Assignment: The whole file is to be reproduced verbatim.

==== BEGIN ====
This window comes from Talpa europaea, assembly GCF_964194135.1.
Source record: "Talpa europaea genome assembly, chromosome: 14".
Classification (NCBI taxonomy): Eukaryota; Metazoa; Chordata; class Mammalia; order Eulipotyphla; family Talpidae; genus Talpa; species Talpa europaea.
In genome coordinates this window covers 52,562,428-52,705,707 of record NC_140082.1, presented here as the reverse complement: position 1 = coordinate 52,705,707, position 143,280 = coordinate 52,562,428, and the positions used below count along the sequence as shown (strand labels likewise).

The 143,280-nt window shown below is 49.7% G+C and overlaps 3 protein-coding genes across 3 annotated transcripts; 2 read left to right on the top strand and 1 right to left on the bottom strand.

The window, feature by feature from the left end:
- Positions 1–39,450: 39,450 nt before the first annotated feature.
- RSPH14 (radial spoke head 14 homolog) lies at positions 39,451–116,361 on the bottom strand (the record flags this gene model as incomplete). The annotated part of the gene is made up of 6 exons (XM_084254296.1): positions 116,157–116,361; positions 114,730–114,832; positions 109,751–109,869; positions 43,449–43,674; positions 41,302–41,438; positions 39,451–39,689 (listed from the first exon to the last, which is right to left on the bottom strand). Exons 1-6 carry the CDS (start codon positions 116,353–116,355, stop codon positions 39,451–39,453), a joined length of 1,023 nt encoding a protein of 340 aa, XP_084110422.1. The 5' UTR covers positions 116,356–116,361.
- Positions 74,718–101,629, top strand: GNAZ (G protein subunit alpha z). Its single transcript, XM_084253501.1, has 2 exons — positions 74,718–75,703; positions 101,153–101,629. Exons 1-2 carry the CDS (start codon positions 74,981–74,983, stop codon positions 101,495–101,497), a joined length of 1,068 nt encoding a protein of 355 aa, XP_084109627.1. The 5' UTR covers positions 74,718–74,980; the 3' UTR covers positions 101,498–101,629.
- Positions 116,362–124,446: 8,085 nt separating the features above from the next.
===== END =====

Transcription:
This window comes from Talpa europaea, assembly GCF_964194135.1.
Source record: "Talpa europaea genome assembly, chromosome: 14".
Classification (NCBI taxonomy): Eukaryota; Metazoa; Chordata; class Mammalia; order Eulipotyphla; family Talpidae; genus Talpa; species Talpa europaea.
In genome coordinates this window covers 52,562,428-52,705,707 of record NC_140082.1, presented here as the reverse complement: position 1 = coordinate 52,705,707, position 143,280 = coordinate 52,562,428, and the positions used below count along the sequence as shown (strand labels likewise).

The 143,280-nt window shown below is 49.7% G+C and overlaps 3 protein-coding genes across 3 annotated transcripts; 2 read left to right on the top strand and 1 right to left on the bottom strand.

The window, feature by feature from the left end:
- Positions 1–39,450: 39,450 nt before the first annotated feature.
- RSPH14 (radial spoke head 14 homolog) lies at positions 39,451–116,361 on the bottom strand (the record flags this gene model as incomplete). The annotated part of the gene is made up of 6 exons (XM_084254296.1): positions 116,157–116,361; positions 114,730–114,832; positions 109,751–109,869; positions 43,449–43,674; positions 41,302–41,438; positions 39,451–39,689 (listed from the first exon to the last, which is right to left on the bottom strand). Exons 1-6 carry the CDS (start codon positions 116,353–116,355, stop codon positions 39,451–39,453), a joined length of 1,023 nt encoding a protein of 340 aa, XP_084110422.1. The 5' UTR covers positions 116,356–116,361.
- Positions 74,718–101,629, top strand: GNAZ (G protein subunit alpha z). Its single transcript, XM_084253501.1, has 2 exons — positions 74,718–75,703; positions 101,153–101,629. Exons 1-2 carry the CDS (start codon positions 74,981–74,983, stop codon positions 101,495–101,497), a joined length of 1,068 nt encoding a protein of 355 aa, XP_084109627.1. The 5' UTR covers positions 74,718–74,980; the 3' UTR covers positions 101,498–101,629.
- Positions 116,362–124,446: 8,085 nt separating the features above from the next.